The authors thank Laura Estrella, Grégory Claeys and Jeromin Zettelmeyer for their comments. 

About the authors

  • Giovanni Bonfanti

    Giovanni Bonfanti is a Ph.D. candidate at the Economics Department of Columbia University. He holds a Bachelor’s and a Master’s degree in Economics and Social Sciences from Bocconi University. He worked for the European Commission and for the Bank of Italy. His research focuses on international finance, international macroeconomics, and European integration. In 2023 he discussed the performance of common EU debt in front of the Committee on Budgets of the European Parliament.

  • Luis Garicano

    Luis Garicano is currently a visiting professor at Columbia Business School and the University of Chicago, and just finished a 3-year term as a member of the European Parliament, where he was a Vice President of Economic Affairs for the Renew Europe (Centrist) group, in charge of coordinating the Economics, Employment, Internal Market and Digital legislation of the group, as well as Vice President of the European liberal party (ALDE).He has developed an extensive academic career at the University of Chicago, where he attained the rank of full professor of Economics and Strategy, and the London School of Economics, where he has been Full Professor of Economics and Strategy and head of the Managerial Economics and Strategy Group; in addition, he has been visiting professor at other institutions, among others MIT and London Business School. Likewise, he has held positions as an economist of the European Commission and McKinsey & Company, where he has also held a named chair with the FEDEA foundation. He is currently on leave of his post as Full Professor and Head of the Centre for the Digital Economy at IE Business School. He has been teaching as a Professor or Visiting Professor the Competitive Strategy at the Executive MBA of the University of Chicago for two decades.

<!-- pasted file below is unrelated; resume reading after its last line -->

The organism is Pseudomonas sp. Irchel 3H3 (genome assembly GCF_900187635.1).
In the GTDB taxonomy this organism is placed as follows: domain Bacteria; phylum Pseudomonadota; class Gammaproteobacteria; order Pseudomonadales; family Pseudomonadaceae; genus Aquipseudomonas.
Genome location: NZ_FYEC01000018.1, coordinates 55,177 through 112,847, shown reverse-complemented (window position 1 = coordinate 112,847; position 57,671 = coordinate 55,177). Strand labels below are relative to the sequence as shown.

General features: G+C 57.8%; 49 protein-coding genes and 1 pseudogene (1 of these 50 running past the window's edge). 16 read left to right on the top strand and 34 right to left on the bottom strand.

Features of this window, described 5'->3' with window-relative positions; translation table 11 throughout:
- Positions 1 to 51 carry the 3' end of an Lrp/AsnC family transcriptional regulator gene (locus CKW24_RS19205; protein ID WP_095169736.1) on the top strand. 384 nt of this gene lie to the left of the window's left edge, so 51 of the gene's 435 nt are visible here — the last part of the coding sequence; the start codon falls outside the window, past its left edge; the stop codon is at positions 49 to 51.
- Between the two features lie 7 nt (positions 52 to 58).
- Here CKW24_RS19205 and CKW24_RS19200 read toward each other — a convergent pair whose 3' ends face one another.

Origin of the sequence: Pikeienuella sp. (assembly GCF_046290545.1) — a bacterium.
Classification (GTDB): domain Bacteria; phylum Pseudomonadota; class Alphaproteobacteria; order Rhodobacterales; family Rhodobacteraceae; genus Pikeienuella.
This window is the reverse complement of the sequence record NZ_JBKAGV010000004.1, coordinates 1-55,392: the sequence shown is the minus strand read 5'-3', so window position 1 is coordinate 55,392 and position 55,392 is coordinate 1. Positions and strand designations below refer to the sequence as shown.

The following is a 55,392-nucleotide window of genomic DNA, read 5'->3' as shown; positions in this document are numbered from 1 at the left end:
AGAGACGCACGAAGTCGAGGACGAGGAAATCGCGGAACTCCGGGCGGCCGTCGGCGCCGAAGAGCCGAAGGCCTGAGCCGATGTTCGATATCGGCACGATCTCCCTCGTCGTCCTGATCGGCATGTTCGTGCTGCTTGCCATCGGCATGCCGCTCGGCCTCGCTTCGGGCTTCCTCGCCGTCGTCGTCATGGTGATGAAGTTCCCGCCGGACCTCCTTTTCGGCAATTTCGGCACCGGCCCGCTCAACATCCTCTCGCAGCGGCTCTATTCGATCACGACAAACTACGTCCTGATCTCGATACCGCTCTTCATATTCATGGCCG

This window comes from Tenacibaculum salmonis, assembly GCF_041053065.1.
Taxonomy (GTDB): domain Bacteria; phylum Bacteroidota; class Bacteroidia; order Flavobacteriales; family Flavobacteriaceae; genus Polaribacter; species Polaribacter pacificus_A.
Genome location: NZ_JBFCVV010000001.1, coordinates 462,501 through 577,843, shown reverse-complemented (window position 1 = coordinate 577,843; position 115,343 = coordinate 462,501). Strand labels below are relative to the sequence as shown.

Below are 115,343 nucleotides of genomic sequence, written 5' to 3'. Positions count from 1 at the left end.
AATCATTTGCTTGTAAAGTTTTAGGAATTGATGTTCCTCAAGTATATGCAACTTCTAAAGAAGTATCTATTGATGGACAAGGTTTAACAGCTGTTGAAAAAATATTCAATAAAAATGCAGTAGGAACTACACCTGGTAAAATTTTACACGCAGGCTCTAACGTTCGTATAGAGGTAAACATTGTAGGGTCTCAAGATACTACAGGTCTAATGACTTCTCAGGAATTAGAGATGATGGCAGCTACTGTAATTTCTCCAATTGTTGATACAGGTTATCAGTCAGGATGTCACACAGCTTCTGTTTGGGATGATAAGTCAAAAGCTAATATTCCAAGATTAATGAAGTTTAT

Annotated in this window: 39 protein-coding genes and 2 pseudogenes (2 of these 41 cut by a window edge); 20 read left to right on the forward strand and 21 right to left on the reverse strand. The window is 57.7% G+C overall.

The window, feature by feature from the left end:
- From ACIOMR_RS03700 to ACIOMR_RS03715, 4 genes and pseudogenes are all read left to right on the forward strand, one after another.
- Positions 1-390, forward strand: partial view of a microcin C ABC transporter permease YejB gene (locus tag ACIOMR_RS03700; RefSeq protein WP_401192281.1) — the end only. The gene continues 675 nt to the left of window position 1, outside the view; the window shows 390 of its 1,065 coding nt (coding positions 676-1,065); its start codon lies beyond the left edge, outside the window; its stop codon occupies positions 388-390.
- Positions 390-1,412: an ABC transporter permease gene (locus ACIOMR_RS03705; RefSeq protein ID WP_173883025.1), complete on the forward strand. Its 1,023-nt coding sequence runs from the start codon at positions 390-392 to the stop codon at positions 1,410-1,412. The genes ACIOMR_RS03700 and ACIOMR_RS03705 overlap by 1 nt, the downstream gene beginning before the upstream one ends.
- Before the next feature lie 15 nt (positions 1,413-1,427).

Garicano's current lines of research include building the institutions to avoid a new economic crisis in the Eurozone, understanding the constraints on Quantitative Tightening in the Eurozone, as well as the introduction of Carbon Border Adjustment Mechanisms to limit free riding in the fight against climate change. During his years in parliament he participated actively in making proposals and drafting legislation on the common European bond issuance for the COVID recovery, on the Carbon Border Adjustment Mechanism and on Russian sanctions.  In the past, he studied the Euro crisis and participated actively in making proposals for its resolution.  He was a member of the group of economists that originated the European Safa Bonds (ESBies) proposal for a joint European security backed by a portfolio of euro area government bonds, which was eventually passed by the European Parliament with the name as the SBBS His main research contributions have centered on understanding the "knowledge economy", and the impact of digitization on economic growth and organizational change.

    Luis Garicano holds bachelor’s degrees in Economics and Law from Universidad de Valladolid, a Master’s degree in European Economic Studies from the College of Europe in Bruges, and a Master’s degree and a Ph.D. in Economics from the University of Chicago.

    He has contributed as a columnist to international and Spanish media including Financial Times, the Guardian, Wall Street Journal, El País and El Mundo.

    His research has appeared in leading international academic journals such as The Quarterly Journal of Economics, The Journal of Political Economy, The American Economic Review and The Review of Economic Studies.